The Death of Crazy Horse: A Tragic Episode in Lakota History
Richard G. Hardorff
U of Nebraska Press, 1998 - History - 288 pages
On May 7, 1877, less than a year after his overwhelming victory at Little Big Horn, Crazy Horse, the charismatic Oglala Sioux whose name had become the epitome of Indian resistance to white encroachment, surrendered at Camp Robinson, Nebraska Territory. A young man of slight build and quiet ways dramatically at odds with his extraordinary influence and stature, he was viewed by the military as a potential civil leader of all Sioux. ø What happened between May 15, 1877, when, anticipating a visit to the president in Washington, Crazy Horse was sworn in as a noncommissioned officer in the U.S. military, and September 5, 1877, when he was bayoneted in the back by a military guard, is the stuff of rumor and legend. And yet, reliable accounts of the last days of Crazy Horse do exist. The interviews collected in this book describe in stark detail the surrender and death of Crazy Horse from the perspective of Indian and mixed-blood contemporaries. Supplemented by military orders, telegrams, and reports, and rounded out with dispatches from numerous newspaper correspondents, these eyewitness accounts make up a unique firsthand view of the events and circumstances surrounding this tragic episode in Lakota history.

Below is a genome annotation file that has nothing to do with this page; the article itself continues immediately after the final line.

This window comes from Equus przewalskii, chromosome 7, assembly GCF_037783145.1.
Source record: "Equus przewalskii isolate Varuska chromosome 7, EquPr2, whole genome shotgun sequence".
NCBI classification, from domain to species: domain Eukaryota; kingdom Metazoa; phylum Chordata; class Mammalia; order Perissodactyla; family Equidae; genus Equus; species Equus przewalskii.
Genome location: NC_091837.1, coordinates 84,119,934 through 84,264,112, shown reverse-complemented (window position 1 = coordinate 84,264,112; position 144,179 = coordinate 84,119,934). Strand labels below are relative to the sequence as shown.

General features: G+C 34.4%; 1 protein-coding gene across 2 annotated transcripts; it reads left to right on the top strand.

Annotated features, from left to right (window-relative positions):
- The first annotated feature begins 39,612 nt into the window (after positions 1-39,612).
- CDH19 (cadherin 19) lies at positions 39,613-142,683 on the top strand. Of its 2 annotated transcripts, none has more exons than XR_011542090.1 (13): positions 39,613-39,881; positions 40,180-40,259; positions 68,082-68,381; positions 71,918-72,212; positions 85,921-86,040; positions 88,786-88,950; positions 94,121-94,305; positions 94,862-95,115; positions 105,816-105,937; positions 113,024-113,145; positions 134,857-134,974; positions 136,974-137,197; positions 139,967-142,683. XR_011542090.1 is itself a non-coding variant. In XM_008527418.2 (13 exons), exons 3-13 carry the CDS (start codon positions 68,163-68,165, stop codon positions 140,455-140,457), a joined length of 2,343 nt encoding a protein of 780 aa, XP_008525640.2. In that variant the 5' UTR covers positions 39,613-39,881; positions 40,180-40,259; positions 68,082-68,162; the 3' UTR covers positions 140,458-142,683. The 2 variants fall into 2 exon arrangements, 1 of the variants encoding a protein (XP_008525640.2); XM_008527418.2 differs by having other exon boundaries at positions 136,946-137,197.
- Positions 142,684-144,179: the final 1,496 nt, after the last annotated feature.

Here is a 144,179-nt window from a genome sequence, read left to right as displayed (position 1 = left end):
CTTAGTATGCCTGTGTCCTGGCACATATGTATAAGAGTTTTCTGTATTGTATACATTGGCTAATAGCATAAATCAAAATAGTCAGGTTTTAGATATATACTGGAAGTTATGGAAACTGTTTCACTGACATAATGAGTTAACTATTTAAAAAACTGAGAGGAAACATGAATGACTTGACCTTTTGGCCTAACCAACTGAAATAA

What people are saying - Write a review
We haven't found any reviews in the usual places.
adjutant's office American Horse arms arrived battle bayonet Black Fox Black Hills Bordeaux born Bradley brother Brule Buffalo Camp Manuscripts Camp Robinson Camp Sheridan Cavalry Chips Clark command council Crazy Horse Crazy Horse's band Creek Crook Custer enlisted father fight Fort Laramie Fort Robinson Frank Grouard Grouard guard guardhouse guns Hinman hostiles Hyde Indian agent Indian soldiers Infantry interpreter Interview Kennington killed knife Lakota Laramie later leader Lieut Lieutenant Little Big Little Wound lodges Lone Horn Louis Bordeaux Major Burke McGillycuddy miles military Minneconjou morning Nebraska Nez Perces northern Indians Oglala Sources peace Pictograph Pine Ridge ponies Red Cloud Agency Ricker says sent September Sioux Sitting Bull Spotted Tail Agency stab Standing Bear surrender Swift Bear talk Telegram told took Touch the Cloud troops U.S. Indian Scouts village warriors William Garnett Woman Woman's Dress Young Man Afraid